92 A lessor shall disclose additional qualitative and quantitative information about its leasing activities necessary to meet the disclosure objective in paragraph 89. This additional information includes, but is not limited to, information that helps users of financial statements to assess:
- the nature of the lessor’s leasing activities; and
- how the lessor manages the risk associated with any rights it retains in underlying assets. In particular, a lessor shall disclose its risk management strategy for the rights it retains in underlying assets, including any means by which the lessor reduces that risk. Such means may include, for example, buy-back agreements, residual value guarantees or variable lease payments for use in excess of specified limits.
93 A lessor shall provide a qualitative and quantitative explanation of the significant changes in the carrying amount of the net investment in finance leases.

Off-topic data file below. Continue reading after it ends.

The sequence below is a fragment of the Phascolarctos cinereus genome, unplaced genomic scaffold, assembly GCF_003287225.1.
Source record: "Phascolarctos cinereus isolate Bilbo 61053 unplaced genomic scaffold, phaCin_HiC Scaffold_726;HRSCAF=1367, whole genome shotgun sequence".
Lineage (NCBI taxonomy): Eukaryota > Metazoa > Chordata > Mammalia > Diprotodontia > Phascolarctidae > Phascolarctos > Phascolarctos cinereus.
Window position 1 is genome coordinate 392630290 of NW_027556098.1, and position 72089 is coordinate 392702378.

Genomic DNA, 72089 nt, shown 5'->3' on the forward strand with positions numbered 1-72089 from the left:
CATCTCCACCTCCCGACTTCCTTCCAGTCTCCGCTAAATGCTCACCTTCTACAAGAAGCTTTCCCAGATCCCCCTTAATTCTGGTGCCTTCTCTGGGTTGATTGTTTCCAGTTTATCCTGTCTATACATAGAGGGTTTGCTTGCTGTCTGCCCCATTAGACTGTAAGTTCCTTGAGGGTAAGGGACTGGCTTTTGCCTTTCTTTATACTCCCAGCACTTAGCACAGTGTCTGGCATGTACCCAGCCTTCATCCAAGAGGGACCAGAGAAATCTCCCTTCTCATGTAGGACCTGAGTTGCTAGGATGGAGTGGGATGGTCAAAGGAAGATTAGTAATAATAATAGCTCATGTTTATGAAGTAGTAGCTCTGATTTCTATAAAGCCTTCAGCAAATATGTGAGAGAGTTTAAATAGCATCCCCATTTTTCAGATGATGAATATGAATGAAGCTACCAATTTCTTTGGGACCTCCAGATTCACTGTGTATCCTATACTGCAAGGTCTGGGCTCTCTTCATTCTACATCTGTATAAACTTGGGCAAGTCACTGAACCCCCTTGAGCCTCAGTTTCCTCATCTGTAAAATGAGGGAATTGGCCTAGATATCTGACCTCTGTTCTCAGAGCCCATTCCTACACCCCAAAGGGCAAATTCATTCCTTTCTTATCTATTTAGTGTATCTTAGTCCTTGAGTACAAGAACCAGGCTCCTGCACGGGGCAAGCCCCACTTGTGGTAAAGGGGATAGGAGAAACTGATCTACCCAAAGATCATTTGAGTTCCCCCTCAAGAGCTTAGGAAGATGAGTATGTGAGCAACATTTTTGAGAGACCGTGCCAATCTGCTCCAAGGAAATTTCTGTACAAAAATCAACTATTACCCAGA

94 A lessor shall disclose a maturity analysis of the lease payments receivable, showing the undiscounted lease payments to be received on an annual basis for a minimum of each of the first five years and a total of the amounts for the remaining years. A lessor shall reconcile the undiscounted lease payments to the net investment in the lease. The reconciliation shall identify the unearned finance income relating to the lease payments receivable and any discounted unguaranteed residual value.
95 For items of property, plant and equipment subject to an operating lease, a lessor shall apply the disclosure requirements of IAS 16. In applying the disclosure requirements in IAS 16, a lessor shall disaggregate each class of property, plant and equipment into assets subject to operating leases and assets not subject to operating leases. Accordingly, a lessor shall provide the disclosures required by IAS 16 for assets subject to an operating lease (by class of underlying asset) separately from owned assets held and used by the lessor.
96 A lessor shall apply the disclosure requirements in IAS 36, IAS 38, IAS 40 and IAS 41 for assets subject to operating leases.
97 A lessor shall disclose a maturity analysis of lease payments, showing the undiscounted lease payments to be received on an annual basis for a minimum of each of the first five years and a total of the amounts for the remaining years.